# Criticism of generally accepted fundamentals and methodologies of traffic and transportation theory

## Abstract

It is explained why the set of the fundamental empirical features of traffic breakdown (a transition from free flow to congested traffic) should be the empirical basis for any traffic and transportation theory that can be reliable used for control and optimization in traffic networks. It is shown that generally accepted fundamentals and methodologies of traffic and transportation theory are not consistent with the set of the fundamental empirical features of traffic breakdown at a highway bottleneck. To these fundamentals and methodologies of traffic and transportation theory belong (i) Lighthill-Whitham-Richards (LWR) theory, (ii) the General Motors (GM) model class (for example, Herman, Gazis et al. GM model, Gipps’s model, Payne’s model, Newell’s optimal velocity (OV) model, Wiedemann’s model, Bando et al. OV model, Treiber’s IDM, Krauß’s model), (iii) the understanding of highway capacity as a particular stochastic value, and (iv) principles for traffic and transportation network optimization and control (for example, Wardrop’s user equilibrium (UE) and system optimum (SO) principles). Alternatively to these generally accepted fundamentals and methodologies of traffic and transportation theory, we discuss three-phase traffic theory as the basis for traffic flow modeling as well as briefly consider the network breakdown minimization (BM) principle for the optimization ofmore »

- Authors:

- Physics of Transportation and Traffic, University Duisburg-Essen, 47048 Duisburg (Germany)

- Publication Date:

- OSTI Identifier:
- 22391111

- Resource Type:
- Journal Article

- Resource Relation:
- Journal Name: AIP Conference Proceedings; Journal Volume: 1648; Journal Issue: 1; Conference: ICNAAM-2014: International Conference on Numerical Analysis and Applied Mathematics 2014, Rhodes (Greece), 22-28 Sep 2014; Other Information: (c) 2015 AIP Publishing LLC; Country of input: International Atomic Energy Agency (IAEA)

- Country of Publication:
- United States

- Language:
- English

- Subject:
- 71 CLASSICAL AND QUANTUM MECHANICS, GENERAL PHYSICS; BREAKDOWN; CAPACITY; CONTROL; EQUILIBRIUM; MATHEMATICAL MODELS; MATHEMATICAL SOLUTIONS; MINIMIZATION; STOCHASTIC PROCESSES; VELOCITY

### Citation Formats

```
Kerner, Boris S.
```*Criticism of generally accepted fundamentals and methodologies of traffic and transportation theory*. United States: N. p., 2015.
Web. doi:10.1063/1.4912735.

```
Kerner, Boris S.
```*Criticism of generally accepted fundamentals and methodologies of traffic and transportation theory*. United States. doi:10.1063/1.4912735.

```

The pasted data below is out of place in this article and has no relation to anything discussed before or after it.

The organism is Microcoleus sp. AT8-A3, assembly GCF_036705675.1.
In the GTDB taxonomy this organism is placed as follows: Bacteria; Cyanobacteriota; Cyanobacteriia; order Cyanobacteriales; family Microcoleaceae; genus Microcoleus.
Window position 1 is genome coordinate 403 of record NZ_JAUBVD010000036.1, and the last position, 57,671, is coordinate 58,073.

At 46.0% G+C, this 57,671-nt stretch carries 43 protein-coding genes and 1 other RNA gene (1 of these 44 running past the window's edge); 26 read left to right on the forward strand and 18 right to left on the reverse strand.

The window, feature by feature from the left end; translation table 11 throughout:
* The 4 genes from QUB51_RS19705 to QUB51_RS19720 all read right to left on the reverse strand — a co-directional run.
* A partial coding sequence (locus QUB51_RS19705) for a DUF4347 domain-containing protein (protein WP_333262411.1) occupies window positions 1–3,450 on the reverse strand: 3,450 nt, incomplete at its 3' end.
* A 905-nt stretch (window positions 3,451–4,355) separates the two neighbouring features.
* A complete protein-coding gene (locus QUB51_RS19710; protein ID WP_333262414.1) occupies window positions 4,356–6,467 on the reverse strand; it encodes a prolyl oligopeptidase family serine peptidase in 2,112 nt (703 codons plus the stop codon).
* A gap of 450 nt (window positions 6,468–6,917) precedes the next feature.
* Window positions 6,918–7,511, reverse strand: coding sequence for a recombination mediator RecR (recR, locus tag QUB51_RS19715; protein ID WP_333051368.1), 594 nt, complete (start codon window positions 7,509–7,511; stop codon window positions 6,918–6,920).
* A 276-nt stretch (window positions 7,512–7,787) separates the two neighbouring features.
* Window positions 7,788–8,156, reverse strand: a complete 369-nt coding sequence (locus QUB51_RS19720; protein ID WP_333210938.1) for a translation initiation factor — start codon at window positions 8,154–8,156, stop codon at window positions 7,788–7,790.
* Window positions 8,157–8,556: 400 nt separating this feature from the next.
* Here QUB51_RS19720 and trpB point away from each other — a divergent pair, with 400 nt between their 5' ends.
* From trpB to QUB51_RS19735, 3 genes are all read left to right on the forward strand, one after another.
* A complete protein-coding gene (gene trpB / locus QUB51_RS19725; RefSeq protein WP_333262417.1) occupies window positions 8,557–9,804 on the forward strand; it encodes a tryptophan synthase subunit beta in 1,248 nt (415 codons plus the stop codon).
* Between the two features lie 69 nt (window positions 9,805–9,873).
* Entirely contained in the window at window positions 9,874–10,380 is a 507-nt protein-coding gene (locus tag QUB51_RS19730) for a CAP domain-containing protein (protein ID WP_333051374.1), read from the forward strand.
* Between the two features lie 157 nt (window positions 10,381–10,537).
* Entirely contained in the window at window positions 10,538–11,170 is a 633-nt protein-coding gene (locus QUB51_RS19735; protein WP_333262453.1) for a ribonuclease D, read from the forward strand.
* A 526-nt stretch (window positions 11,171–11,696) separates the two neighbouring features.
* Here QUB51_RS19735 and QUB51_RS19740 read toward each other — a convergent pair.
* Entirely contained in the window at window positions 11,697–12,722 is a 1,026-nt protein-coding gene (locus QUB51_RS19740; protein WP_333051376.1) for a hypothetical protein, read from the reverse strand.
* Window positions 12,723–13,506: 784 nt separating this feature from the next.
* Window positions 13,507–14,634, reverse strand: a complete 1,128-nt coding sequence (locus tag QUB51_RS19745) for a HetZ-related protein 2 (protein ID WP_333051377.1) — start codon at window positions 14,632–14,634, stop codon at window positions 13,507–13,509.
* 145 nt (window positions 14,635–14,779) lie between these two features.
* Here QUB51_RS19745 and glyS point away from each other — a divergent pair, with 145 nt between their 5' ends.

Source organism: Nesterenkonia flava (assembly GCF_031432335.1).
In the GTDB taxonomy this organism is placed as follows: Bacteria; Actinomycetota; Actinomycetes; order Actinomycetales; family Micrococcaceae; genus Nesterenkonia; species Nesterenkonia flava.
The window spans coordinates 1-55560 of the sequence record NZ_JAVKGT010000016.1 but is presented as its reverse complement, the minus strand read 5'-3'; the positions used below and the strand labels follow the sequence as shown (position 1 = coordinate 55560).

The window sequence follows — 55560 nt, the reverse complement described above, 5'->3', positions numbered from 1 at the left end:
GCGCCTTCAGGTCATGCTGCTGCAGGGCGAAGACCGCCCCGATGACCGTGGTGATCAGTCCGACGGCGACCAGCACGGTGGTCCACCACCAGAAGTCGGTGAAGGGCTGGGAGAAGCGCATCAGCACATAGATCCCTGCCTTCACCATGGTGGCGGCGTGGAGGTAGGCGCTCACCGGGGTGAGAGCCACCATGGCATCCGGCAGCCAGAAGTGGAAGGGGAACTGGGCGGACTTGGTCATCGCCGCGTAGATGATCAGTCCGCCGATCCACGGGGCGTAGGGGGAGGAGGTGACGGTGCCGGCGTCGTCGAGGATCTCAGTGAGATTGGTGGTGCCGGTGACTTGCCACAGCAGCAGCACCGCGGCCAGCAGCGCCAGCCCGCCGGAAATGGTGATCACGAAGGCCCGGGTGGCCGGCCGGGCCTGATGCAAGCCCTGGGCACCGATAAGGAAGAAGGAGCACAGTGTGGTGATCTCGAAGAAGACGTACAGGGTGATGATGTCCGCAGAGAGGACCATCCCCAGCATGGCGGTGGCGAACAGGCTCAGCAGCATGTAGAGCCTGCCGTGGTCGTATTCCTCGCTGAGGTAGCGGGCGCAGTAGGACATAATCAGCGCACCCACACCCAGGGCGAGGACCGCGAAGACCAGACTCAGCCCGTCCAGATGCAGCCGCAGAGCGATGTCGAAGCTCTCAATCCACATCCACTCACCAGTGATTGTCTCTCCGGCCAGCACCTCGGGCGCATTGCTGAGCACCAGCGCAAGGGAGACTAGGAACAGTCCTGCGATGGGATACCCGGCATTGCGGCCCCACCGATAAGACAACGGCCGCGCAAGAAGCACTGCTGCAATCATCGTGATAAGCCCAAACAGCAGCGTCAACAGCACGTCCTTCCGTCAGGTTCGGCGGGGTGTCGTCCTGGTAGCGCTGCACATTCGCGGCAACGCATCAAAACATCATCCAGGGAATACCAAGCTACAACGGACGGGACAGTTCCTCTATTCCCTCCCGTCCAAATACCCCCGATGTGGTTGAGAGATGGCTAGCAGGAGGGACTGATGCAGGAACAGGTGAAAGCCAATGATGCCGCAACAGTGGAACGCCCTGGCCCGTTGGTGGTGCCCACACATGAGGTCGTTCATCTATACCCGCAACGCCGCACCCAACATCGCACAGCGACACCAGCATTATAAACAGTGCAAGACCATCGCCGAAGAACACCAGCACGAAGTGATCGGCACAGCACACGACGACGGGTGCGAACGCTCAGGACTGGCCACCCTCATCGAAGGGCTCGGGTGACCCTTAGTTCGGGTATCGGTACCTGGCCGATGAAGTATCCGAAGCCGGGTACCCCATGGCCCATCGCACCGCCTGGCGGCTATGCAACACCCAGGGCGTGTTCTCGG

Kerner, Boris S. Tue .
"Criticism of generally accepted fundamentals and methodologies of traffic and transportation theory". United States.
doi:10.1063/1.4912735.
```

```
@article{osti_22391111,
```

title = {Criticism of generally accepted fundamentals and methodologies of traffic and transportation theory},

author = {Kerner, Boris S.},

abstractNote = {It is explained why the set of the fundamental empirical features of traffic breakdown (a transition from free flow to congested traffic) should be the empirical basis for any traffic and transportation theory that can be reliable used for control and optimization in traffic networks. It is shown that generally accepted fundamentals and methodologies of traffic and transportation theory are not consistent with the set of the fundamental empirical features of traffic breakdown at a highway bottleneck. To these fundamentals and methodologies of traffic and transportation theory belong (i) Lighthill-Whitham-Richards (LWR) theory, (ii) the General Motors (GM) model class (for example, Herman, Gazis et al. GM model, Gipps’s model, Payne’s model, Newell’s optimal velocity (OV) model, Wiedemann’s model, Bando et al. OV model, Treiber’s IDM, Krauß’s model), (iii) the understanding of highway capacity as a particular stochastic value, and (iv) principles for traffic and transportation network optimization and control (for example, Wardrop’s user equilibrium (UE) and system optimum (SO) principles). Alternatively to these generally accepted fundamentals and methodologies of traffic and transportation theory, we discuss three-phase traffic theory as the basis for traffic flow modeling as well as briefly consider the network breakdown minimization (BM) principle for the optimization of traffic and transportation networks with road bottlenecks.},

doi = {10.1063/1.4912735},

journal = {AIP Conference Proceedings},

number = 1,

volume = 1648,

place = {United States},

year = {Tue Mar 10 00:00:00 EDT 2015},

month = {Tue Mar 10 00:00:00 EDT 2015}

}